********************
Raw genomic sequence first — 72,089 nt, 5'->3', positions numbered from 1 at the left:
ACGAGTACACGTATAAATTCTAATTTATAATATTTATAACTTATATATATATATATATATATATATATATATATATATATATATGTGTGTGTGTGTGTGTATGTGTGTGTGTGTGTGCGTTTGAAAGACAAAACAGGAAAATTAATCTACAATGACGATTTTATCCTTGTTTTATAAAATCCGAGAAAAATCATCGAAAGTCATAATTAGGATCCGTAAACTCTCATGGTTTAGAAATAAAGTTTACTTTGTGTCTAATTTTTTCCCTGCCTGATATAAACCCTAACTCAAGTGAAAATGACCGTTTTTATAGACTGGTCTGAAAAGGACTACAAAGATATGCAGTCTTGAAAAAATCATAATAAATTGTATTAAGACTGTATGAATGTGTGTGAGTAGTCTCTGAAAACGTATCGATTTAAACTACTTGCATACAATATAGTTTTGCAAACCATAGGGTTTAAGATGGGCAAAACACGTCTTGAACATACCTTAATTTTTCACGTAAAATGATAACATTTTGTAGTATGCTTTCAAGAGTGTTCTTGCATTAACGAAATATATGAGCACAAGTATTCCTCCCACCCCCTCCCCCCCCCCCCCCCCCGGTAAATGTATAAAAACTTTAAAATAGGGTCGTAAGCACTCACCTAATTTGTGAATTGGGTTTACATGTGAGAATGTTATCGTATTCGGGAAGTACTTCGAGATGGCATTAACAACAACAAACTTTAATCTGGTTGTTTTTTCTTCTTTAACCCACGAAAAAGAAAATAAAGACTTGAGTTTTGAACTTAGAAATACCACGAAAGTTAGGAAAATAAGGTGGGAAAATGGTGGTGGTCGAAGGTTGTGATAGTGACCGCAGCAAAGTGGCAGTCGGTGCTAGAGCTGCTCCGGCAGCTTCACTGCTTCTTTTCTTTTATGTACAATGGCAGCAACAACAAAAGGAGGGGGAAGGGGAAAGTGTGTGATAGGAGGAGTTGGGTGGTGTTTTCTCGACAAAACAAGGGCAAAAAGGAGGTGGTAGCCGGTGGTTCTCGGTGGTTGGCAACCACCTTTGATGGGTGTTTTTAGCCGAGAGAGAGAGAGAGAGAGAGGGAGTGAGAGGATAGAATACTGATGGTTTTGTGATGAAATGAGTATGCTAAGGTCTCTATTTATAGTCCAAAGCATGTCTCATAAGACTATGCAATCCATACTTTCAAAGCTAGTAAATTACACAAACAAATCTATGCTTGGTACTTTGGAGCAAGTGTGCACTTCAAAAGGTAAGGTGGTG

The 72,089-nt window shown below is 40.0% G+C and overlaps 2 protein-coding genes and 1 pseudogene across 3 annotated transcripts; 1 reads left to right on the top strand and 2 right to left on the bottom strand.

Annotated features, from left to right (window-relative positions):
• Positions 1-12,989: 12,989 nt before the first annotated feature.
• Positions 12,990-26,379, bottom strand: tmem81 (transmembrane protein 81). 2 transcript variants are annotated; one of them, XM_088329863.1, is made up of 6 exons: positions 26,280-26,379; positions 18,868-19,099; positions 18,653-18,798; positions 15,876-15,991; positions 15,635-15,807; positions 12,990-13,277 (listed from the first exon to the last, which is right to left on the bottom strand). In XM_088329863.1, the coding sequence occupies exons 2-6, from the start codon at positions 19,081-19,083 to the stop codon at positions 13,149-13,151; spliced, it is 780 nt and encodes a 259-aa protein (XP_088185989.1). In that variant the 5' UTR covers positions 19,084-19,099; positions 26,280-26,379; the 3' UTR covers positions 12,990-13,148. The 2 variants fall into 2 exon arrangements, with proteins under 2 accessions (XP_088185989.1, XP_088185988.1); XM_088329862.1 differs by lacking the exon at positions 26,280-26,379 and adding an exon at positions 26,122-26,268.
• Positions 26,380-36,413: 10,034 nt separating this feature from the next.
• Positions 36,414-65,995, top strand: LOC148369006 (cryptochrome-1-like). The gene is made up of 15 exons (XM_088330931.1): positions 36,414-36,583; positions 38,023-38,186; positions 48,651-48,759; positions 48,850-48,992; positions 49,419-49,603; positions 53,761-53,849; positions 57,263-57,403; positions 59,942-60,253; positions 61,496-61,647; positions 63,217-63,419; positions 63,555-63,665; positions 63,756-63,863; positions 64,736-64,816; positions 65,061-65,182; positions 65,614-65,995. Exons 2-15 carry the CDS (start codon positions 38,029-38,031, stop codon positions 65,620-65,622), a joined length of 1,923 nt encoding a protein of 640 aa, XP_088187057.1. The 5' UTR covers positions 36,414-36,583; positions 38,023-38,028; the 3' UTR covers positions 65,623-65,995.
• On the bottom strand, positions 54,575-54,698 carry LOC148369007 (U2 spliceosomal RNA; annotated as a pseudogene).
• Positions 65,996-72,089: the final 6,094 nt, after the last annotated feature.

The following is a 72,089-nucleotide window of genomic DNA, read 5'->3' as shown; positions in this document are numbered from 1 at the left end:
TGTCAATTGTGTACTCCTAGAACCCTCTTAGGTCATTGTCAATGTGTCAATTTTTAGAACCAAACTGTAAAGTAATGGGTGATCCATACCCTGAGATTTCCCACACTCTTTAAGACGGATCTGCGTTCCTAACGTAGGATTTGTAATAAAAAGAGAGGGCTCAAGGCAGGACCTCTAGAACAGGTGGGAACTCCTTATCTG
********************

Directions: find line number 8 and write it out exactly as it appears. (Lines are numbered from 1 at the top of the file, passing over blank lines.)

• Positions 36,414-65,995, top strand: LOC148369006 (cryptochrome-1-like). The gene is made up of 15 exons (XM_088330931.1): positions 36,414-36,583; positions 38,023-38,186; positions 48,651-48,759; positions 48,850-48,992; positions 49,419-49,603; positions 53,761-53,849; positions 57,263-57,403; positions 59,942-60,253; positions 61,496-61,647; positions 63,217-63,419; positions 63,555-63,665; positions 63,756-63,863; positions 64,736-64,816; positions 65,061-65,182; positions 65,614-65,995. Exons 2-15 carry the CDS (start codon positions 38,029-38,031, stop codon positions 65,620-65,622), a joined length of 1,923 nt encoding a protein of 640 aa, XP_088187057.1. The 5' UTR covers positions 36,414-36,583; positions 38,023-38,028; the 3' UTR covers positions 65,623-65,995.